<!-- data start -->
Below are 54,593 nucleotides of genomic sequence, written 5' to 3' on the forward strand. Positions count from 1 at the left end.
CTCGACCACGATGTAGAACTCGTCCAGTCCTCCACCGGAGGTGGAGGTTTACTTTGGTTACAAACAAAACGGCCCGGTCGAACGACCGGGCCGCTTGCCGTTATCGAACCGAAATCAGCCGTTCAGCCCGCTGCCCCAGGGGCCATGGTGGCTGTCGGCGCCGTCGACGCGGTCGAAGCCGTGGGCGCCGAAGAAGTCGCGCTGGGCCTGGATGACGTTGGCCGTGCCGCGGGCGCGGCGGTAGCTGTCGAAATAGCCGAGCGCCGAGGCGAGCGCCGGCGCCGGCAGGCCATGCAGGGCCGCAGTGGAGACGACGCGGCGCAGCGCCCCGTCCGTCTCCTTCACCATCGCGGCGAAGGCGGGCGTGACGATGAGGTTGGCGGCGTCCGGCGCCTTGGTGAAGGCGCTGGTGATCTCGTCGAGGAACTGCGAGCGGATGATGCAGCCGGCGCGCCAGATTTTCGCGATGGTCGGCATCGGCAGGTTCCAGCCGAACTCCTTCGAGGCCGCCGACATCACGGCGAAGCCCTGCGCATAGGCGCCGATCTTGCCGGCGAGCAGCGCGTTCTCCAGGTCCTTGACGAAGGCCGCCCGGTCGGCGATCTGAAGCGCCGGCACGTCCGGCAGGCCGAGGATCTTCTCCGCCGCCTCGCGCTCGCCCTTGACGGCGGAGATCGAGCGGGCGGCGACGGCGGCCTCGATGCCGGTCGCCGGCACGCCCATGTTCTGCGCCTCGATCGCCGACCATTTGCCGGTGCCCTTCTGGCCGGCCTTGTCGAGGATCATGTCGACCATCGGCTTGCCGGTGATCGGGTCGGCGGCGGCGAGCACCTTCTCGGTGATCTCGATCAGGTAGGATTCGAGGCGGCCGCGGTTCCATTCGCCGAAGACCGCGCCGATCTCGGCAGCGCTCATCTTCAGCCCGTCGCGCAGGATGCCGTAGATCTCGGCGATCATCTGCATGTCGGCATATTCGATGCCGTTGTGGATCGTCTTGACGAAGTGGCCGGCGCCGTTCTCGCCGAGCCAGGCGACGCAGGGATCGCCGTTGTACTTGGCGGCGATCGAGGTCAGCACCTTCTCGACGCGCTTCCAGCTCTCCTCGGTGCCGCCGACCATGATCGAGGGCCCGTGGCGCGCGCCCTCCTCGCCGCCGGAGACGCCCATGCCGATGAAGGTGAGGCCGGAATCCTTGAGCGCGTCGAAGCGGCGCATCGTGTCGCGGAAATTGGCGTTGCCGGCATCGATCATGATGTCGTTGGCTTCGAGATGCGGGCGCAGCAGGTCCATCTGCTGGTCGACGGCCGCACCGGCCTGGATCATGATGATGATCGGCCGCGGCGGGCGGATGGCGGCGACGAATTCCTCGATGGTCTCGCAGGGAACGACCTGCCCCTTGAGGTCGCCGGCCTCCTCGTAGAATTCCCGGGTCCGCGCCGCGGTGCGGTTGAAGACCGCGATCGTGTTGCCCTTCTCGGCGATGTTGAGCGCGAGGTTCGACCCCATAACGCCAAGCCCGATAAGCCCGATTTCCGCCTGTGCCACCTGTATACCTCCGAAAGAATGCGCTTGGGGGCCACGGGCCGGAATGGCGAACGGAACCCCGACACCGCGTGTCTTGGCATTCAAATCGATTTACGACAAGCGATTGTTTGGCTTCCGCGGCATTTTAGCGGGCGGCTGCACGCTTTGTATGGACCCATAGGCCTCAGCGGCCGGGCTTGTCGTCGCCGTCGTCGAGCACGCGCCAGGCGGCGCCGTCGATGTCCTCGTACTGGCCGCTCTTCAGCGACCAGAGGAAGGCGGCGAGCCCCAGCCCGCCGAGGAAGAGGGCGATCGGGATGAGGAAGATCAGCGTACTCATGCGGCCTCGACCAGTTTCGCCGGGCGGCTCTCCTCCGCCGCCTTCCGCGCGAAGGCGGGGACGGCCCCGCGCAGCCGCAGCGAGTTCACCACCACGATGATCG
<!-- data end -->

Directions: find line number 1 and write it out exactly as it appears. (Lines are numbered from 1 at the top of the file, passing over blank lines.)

Below are 54,593 nucleotides of genomic sequence, written 5' to 3' on the forward strand. Positions count from 1 at the left end.